Parts of The Ritual are excellent. Unfortunately, other parts of it are not. The book starts with four friends on a hiking trip in the Norwegian wilderness. Out of shape and out of their depth, they decide to take a short cut and, well, you can see where this is going. The first half of the book delivers all the spine-chilling action you’d expect from Adam Nevill, but then the pace changes abruptly. All the tension that the first half of the book did such a great job building up gets broken, and the story turns into a long subplot before finally getting back on track a few pages before the book ends.

The problem I have with this book is with that subplot in the second half. I say subplot, but it actually takes up most of the second half and is basically a collection of dreary “satanic panic” cliches. Worse, it destroys the book’s atmosphere and doesn’t add anything to the narrative.

Essentially, The Ritual seems to be two different books stuck together. One of those books is quite good, but the other one appears to have been written by Tipper Gore during a bout of particularly inane and incoherent hysteria.
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Format: Paperback
Horror is a genre I keep flirting with, but the pursuit leaves me ever disappointed. Sadly, The Ritual confirms to this rule; its promise squandered in an all-too-typical second half.

Four friends set off for a weekend in the Swedish wilderness, but an all-advised shortcut takes them deep into primeval forest. Worse, they are not alone in the woods...

So frustrating. The beginning of The Ritual is quite good. The friends are largely inexperienced hikers, and the discomfort of the weather and their fraying nerves - and the growing conviction that they are being watched - is wonderfully creepy, culminating when they stumble across a deserted cabin.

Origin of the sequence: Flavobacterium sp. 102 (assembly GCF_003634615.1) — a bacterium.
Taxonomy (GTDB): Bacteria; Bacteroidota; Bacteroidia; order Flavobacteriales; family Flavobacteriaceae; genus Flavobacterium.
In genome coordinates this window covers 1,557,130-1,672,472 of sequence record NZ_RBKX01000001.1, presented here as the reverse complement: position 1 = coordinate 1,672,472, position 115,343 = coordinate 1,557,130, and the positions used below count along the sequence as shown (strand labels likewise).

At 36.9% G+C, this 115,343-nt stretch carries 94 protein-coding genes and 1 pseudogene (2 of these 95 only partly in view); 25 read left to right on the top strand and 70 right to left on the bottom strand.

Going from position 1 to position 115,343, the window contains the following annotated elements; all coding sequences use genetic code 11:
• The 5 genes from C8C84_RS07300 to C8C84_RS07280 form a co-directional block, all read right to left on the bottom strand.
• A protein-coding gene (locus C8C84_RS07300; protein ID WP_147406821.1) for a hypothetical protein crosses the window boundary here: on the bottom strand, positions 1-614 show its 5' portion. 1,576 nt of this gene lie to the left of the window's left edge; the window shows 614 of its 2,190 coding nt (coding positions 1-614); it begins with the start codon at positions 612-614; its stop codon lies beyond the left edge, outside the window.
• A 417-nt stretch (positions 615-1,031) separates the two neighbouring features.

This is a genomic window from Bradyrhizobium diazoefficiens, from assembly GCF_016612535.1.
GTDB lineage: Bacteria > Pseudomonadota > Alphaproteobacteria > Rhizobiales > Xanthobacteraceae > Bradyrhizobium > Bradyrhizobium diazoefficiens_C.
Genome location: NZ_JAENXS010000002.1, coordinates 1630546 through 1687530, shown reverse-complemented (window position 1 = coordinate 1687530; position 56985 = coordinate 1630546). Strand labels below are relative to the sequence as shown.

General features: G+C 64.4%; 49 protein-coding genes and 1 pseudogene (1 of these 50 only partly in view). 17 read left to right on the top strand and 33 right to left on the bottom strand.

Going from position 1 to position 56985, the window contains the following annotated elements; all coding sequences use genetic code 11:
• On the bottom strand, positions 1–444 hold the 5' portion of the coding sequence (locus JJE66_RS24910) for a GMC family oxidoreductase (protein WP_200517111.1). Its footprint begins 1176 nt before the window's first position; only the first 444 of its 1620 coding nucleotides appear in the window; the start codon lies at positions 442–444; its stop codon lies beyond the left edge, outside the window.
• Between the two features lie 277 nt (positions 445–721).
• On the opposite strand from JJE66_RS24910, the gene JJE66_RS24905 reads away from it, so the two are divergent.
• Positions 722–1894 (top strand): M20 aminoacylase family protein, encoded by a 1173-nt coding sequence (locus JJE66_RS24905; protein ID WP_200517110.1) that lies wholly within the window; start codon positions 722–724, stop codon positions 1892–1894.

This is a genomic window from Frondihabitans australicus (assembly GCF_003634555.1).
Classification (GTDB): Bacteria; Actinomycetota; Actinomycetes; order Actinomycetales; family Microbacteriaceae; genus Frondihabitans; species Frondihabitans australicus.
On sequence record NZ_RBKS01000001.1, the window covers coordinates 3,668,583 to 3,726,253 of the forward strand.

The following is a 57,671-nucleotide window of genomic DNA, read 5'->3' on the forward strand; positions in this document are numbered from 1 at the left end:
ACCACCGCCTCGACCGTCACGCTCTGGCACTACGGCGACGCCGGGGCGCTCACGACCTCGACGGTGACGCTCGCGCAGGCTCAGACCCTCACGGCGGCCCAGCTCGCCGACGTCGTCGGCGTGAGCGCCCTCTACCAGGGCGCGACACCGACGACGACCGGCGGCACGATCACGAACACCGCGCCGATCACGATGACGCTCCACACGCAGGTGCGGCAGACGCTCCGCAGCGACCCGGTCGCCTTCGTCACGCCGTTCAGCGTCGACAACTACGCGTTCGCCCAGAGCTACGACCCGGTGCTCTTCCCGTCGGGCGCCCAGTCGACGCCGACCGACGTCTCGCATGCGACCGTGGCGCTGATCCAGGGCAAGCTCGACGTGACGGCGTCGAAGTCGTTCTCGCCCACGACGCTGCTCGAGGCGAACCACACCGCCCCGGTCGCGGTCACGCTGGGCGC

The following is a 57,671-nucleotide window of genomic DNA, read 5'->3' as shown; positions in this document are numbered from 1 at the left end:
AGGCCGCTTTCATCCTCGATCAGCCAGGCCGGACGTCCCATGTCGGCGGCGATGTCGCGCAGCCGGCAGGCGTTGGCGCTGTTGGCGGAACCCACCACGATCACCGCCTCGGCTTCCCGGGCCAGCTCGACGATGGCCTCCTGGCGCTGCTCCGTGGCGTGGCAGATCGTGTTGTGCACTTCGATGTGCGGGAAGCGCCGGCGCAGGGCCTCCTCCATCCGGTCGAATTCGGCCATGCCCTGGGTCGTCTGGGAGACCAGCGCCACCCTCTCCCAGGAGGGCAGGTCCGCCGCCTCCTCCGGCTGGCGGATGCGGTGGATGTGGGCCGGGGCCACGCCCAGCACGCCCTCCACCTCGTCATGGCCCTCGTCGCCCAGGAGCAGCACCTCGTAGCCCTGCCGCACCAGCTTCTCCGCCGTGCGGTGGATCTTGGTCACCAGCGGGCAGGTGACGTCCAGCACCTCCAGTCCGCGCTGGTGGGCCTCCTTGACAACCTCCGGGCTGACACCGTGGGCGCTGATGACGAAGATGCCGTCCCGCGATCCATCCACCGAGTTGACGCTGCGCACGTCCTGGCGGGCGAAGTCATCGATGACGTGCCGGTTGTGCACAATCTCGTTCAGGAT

Alas, it's all downhill from there. Once the monster is revealed, the book definitely loses some of its spark, but where it really falls apart is the cliched second half - radically different in tone, pace, and setting than the first.

The second part throws credibility out the window to engage in some genre cliches, along with ubiquitous (non-scary; is it ever scary?) violence.

I suppose the fault is mine in some ways. I'm looking to recapture the feeling of chill I used to get from top notch Victorian ghost stories and writers like Robert Aickman. Horror, as a genre, doesn't do a lot of that, preferring I think something more akin to horror movies as a genre - and it leaves me cold.

The Ritual is certainly not the worst horror novel I've read by a long shot, but every single thing in it was done better, a hundred years ago by William Hope Hodgson, Algernon Blackwood, Arthur Machen et al.
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Format: Kindle Edition Verified Purchase
This book is a brilliant example of the horror genre. I got so scared I had to take a break a few times but couldn't wait to get back to it.

The Ritual really is two stories in one book. The first half is much scarier than the second half but I was so engrossed that I had to finish it. Too many books are full of human psychopaths and authors seem to delight in coming up with more and more depraved actions for their killers. This book was much more refreshing as a good old fashioned monster story combined with wilderness survival. Very satisfying.
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Format: Paperback
I wanted to like this novel. I really did. And I saw it through to the bitter end.

Good things about this novel: a potentially interesting premise centered on Norse mythology, old gods, a demon in the woods.

Bad things about this novel: Unfortunately, Nevill's writing here is lazy and packed with clichés, not to mention really, really awkward styling (one example: "The dim light dimmed."). The thing that most distracted me as a reader was Nevill's obsession with fatness as a fundamental character flaw. We don't really know who Phil and Dom ARE; they're fat, dammit, and Nevill isn't going to let us forget it for a moment. "The two fat men" stumble down the hill, and "the two fat men" eat all the energy bars, because of course they do, wah-wahhh, they're FAT. Later on, the satanic female villain is described as fat and ugly, fat and smelly, fat and repulsive, almost every time she appears on the page. I just couldn't get past this. I tried.